Despite the TP’s self-depiction as a conservative insurgency against the GOP establishment, the difference between the two had far more to do with strategy than ideology, whether it concerned the debt ceiling or Bush-era policies like TARP–which were actually supported at the time by figures like Glenn Beck and Herman Cain whom the Tea Party made into their heroes.
The TP was basically the mainstream right having a tantrum, and presenting it as a revolution.
The Tea Party died when Dick Armey quit.
He invented it…he was it…now he’s gone.
It was never anything more than an astroturf con.
Unfortunately we are still stuck with Tea Baggers like R. Paul.
I don’t disagree with that, I feel what they represent now is very much as you describe. I feel what gave it its initial momentum was something very different though. Since they didn’t know who to blame, it was all too easy to misdirect. That misdirection sowed the seeds of its destruction too.
It might be that conservative politicians are no longer claiming that label, but it’s not like noxious racism and horrifyingly stupid policy preferences have taken up residence anywhere but the GOP.
I think we might see a comeback, if the party elites decide that they can’t win elections without softpedeling the issues that the base loves, because I don’t think the base will ever agree to that. Won’t they see the losses of McCain and Romney as evidence against more moderation?
The base has votes, and they even have some money and there are plenty of conservatives who will want them. People will make money, and win elections with the base, even national elections are a bridge too far.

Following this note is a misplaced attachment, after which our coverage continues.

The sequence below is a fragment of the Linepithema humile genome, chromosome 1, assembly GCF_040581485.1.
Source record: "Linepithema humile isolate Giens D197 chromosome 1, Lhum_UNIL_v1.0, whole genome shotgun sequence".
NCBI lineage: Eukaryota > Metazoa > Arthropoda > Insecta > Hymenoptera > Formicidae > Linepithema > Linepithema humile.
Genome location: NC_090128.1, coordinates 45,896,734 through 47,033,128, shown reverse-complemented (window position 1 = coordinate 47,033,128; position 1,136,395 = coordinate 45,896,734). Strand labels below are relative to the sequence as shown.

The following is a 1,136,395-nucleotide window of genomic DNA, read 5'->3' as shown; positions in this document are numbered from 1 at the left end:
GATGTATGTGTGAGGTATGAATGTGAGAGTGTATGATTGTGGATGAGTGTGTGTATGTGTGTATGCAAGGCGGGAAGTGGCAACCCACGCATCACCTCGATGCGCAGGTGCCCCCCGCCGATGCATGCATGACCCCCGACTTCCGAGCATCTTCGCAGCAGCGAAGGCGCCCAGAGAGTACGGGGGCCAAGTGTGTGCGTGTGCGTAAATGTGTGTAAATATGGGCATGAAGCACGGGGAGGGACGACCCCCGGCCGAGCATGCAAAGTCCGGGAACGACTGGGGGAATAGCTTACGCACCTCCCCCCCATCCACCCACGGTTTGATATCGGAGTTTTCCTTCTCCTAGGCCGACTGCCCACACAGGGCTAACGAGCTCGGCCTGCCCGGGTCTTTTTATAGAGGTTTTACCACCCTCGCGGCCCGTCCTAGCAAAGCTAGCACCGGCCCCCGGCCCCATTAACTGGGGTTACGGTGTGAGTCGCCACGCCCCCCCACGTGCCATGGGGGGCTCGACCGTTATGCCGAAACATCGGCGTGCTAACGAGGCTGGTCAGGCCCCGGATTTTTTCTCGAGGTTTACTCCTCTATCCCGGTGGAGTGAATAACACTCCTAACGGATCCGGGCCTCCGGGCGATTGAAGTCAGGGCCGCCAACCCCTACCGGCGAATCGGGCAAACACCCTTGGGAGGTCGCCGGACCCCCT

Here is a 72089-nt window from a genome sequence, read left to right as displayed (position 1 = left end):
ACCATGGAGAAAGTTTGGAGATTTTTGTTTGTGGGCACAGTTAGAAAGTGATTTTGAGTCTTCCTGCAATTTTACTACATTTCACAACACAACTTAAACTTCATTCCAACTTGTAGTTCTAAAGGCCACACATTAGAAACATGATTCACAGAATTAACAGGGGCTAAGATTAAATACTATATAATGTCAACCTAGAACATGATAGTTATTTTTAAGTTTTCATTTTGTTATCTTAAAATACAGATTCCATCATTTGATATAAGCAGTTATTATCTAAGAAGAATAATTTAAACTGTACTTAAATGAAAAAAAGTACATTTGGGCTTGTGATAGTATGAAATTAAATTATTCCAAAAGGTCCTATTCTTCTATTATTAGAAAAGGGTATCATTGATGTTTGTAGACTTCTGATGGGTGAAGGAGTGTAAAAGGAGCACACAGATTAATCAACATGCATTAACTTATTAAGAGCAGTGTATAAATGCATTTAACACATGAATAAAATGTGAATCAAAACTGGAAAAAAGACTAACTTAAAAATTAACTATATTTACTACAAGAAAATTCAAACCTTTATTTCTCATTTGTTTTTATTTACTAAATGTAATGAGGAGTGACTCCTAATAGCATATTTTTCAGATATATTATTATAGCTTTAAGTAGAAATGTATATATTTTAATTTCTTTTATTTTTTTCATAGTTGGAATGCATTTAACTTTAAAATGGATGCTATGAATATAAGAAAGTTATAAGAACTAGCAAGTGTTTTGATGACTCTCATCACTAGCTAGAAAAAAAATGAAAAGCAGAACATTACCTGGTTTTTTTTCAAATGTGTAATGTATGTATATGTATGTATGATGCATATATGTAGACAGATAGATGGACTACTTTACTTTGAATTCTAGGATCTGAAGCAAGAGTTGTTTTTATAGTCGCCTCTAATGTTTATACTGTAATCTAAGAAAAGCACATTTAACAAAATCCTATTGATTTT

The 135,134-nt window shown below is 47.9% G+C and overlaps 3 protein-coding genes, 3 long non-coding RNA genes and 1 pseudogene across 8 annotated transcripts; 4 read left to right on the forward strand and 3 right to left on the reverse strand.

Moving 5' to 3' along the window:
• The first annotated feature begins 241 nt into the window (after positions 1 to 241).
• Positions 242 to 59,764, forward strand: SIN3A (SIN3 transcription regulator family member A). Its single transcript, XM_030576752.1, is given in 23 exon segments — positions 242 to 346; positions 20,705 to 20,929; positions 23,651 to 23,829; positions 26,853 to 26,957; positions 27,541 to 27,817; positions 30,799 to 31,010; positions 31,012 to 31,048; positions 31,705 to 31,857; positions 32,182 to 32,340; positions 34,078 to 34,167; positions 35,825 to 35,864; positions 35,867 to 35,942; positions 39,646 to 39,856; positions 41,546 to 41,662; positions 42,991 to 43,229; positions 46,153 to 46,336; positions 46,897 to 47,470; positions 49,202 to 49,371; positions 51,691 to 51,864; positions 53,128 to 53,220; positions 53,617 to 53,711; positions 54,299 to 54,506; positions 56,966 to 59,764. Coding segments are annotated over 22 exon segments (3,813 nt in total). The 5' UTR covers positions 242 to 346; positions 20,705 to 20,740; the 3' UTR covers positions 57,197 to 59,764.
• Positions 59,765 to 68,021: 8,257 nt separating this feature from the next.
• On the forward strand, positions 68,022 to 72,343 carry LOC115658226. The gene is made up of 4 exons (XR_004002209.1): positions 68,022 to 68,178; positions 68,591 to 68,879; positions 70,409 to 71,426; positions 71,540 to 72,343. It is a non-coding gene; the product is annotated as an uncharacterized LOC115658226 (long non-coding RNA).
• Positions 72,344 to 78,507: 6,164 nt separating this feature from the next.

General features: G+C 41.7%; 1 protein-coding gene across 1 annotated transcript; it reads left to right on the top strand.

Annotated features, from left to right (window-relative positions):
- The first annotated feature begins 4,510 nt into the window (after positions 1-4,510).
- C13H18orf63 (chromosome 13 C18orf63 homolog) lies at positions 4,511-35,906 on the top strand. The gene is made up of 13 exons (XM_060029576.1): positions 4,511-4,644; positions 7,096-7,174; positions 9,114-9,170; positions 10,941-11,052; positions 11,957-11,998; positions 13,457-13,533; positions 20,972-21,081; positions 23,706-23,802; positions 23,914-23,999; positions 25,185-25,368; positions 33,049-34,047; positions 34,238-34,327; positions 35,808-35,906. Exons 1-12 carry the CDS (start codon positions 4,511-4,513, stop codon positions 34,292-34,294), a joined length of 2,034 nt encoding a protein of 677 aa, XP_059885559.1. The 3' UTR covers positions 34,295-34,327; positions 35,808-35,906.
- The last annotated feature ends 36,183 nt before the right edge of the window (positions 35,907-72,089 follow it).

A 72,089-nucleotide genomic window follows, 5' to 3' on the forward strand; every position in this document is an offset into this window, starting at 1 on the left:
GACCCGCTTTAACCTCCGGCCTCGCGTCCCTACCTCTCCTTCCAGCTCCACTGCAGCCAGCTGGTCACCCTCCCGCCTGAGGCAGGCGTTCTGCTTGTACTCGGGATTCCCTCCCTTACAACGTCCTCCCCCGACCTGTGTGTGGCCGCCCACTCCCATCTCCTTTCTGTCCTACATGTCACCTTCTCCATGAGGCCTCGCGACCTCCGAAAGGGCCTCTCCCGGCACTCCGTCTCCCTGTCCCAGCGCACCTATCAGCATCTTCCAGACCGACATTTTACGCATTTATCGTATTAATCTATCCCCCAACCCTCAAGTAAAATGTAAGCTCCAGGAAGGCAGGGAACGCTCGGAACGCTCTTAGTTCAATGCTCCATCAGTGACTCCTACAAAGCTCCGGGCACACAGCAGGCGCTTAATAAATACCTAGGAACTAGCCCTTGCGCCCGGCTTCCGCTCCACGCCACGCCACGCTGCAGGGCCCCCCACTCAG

@Tsar Nicholas: Why is it that everytime that I read one of your posts, I am amazed at how little self-awareness you possess?
Now that they’ve disbanded their Caucus they are free to leave the country. I’m guessing that they’ll repatriate back to Pyongyang.
I wonder when Politico will be reporting that the Republican Party is dead. What will all of those political reports do in the future when there are virtually no competitive elections and the Democratic Party is so dominant that they can do whatever they want.
Anyone who is studying and volunteering in political campaigns to become a future campaign consultant should probably starting looking for a new career field. If one wants to see the future, look at the special election for U.S. Senate in Mass., Ed Markey is going to win in a rout and no other candidate is actually relevant.
@Dazedandconfused: IIRC the precipitating event for the formation of the Tea Party was Rick Santelli’s rant about the cause of the financial crisis, including a call for a Chicago Tea Party. Santelli’s explanation was emotionally satisfying to conservatives but completely wrong about what happened. It’s unsurprising that the movement that flowed from it would be angry, confused, and ineffective. If I knew how to focus all that rage against the people actually responsible for the crisis and continuing recession, I could create a genuine populist movement and ensure an anti-Rovian Permanent Democratic Majority
I wouldn’t say that it is dead. It has been subsumed back into the larger Republican Party, with the caveat that GOP leadership has essentially capitulated to the radical right for fear of facing primary challenges from the same.
They aren’t dead. They’re de facto running the party now because the moderate Republicans have thrown in the towel and allowed the lunatics to run the asylum.